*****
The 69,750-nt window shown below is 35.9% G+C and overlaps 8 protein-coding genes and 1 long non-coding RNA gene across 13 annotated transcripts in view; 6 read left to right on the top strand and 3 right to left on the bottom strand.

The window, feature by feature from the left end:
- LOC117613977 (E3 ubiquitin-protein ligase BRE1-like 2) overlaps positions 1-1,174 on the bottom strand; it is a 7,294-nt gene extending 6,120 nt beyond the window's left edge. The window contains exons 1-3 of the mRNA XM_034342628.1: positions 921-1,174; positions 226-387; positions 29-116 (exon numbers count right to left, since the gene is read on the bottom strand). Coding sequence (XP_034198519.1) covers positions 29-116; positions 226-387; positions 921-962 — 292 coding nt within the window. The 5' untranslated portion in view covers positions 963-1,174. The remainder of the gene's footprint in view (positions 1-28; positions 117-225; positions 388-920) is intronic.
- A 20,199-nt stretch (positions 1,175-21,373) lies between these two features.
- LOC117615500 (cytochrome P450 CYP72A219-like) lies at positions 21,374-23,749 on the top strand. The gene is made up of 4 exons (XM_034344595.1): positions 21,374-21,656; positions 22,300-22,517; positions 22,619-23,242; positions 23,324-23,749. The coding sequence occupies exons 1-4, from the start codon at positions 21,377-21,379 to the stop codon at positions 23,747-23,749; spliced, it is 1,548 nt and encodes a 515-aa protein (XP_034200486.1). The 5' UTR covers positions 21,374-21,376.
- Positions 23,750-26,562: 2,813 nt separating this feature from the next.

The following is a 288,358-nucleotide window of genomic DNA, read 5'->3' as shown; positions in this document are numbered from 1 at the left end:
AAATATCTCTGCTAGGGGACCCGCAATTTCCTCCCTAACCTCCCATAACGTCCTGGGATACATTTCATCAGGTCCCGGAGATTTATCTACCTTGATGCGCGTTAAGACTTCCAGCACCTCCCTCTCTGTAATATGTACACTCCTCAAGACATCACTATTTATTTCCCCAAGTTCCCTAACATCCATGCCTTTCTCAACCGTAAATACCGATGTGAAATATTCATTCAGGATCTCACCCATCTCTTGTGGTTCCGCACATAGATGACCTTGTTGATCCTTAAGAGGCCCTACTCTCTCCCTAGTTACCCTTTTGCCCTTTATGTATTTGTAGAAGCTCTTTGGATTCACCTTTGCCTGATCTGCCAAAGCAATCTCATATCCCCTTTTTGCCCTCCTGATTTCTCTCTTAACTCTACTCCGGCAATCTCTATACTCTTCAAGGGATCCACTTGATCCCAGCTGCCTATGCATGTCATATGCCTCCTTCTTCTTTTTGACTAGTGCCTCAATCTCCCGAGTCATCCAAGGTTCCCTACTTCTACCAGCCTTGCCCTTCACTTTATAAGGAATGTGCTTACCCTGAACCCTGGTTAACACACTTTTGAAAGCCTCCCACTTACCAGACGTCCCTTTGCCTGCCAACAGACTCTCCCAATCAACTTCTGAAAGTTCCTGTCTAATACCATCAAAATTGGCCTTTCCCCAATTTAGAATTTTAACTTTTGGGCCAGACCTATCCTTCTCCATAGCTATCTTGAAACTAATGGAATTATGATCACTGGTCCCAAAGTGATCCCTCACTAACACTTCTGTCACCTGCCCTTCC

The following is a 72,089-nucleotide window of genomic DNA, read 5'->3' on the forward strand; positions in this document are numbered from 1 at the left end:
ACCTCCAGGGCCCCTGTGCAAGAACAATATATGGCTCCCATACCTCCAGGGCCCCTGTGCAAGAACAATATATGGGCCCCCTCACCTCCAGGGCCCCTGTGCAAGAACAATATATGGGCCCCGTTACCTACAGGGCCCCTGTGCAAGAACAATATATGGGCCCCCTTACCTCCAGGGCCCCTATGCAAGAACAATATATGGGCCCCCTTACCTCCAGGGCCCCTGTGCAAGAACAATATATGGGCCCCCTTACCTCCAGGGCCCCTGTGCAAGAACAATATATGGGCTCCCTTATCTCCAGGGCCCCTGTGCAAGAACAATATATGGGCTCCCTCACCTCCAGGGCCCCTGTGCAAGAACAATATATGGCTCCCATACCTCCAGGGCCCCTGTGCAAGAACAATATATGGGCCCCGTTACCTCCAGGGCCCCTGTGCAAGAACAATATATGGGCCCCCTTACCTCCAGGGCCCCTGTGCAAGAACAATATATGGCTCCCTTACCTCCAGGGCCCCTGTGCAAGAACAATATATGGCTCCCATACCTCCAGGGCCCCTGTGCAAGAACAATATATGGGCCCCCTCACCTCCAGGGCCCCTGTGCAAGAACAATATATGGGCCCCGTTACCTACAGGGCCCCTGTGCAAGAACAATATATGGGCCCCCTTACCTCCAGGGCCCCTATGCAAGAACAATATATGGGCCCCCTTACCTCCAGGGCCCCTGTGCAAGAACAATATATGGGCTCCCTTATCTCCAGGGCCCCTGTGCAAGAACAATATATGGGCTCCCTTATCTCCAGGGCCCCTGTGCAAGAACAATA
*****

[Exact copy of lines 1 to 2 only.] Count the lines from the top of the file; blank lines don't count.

The 69,750-nt window shown below is 35.9% G+C and overlaps 8 protein-coding genes and 1 long non-coding RNA gene across 13 annotated transcripts in view; 6 read left to right on the top strand and 3 right to left on the bottom strand.

The window, feature by feature from the left end: